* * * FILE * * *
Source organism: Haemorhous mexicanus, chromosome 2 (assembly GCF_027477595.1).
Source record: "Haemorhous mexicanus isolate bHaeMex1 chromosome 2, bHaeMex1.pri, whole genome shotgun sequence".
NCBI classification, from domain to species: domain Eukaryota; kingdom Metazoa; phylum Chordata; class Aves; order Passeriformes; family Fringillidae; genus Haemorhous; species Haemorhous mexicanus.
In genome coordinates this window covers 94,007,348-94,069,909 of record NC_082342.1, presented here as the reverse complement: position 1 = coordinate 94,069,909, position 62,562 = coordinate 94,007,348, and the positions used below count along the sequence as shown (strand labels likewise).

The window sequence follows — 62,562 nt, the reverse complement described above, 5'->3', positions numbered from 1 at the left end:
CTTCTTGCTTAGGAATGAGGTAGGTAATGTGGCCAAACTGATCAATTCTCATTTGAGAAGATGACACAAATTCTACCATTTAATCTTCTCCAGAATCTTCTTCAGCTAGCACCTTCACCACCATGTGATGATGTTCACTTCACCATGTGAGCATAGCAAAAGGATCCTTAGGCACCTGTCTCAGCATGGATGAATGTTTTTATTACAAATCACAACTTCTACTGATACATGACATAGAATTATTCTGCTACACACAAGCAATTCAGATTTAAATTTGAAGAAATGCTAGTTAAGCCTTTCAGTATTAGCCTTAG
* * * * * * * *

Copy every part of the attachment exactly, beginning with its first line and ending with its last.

Source organism: Haemorhous mexicanus, chromosome 2 (assembly GCF_027477595.1).
Source record: "Haemorhous mexicanus isolate bHaeMex1 chromosome 2, bHaeMex1.pri, whole genome shotgun sequence".
NCBI classification, from domain to species: domain Eukaryota; kingdom Metazoa; phylum Chordata; class Aves; order Passeriformes; family Fringillidae; genus Haemorhous; species Haemorhous mexicanus.
In genome coordinates this window covers 94,007,348-94,069,909 of record NC_082342.1, presented here as the reverse complement: position 1 = coordinate 94,069,909, position 62,562 = coordinate 94,007,348, and the positions used below count along the sequence as shown (strand labels likewise).

The window sequence follows — 62,562 nt, the reverse complement described above, 5'->3', positions numbered from 1 at the left end:
CTTCTTGCTTAGGAATGAGGTAGGTAATGTGGCCAAACTGATCAATTCTCATTTGAGAAGATGACACAAATTCTACCATTTAATCTTCTCCAGAATCTTCTTCAGCTAGCACCTTCACCACCATGTGATGATGTTCACTTCACCATGTGAGCATAGCAAAAGGATCCTTAGGCACCTGTCTCAGCATGGATGAATGTTTTTATTACAAATCACAACTTCTACTGATACATGACATAGAATTATTCTGCTACACACAAGCAATTCAGATTTAAATTTGAAGAAATGCTAGTTAAGCCTTTCAGTATTAGCCTTAG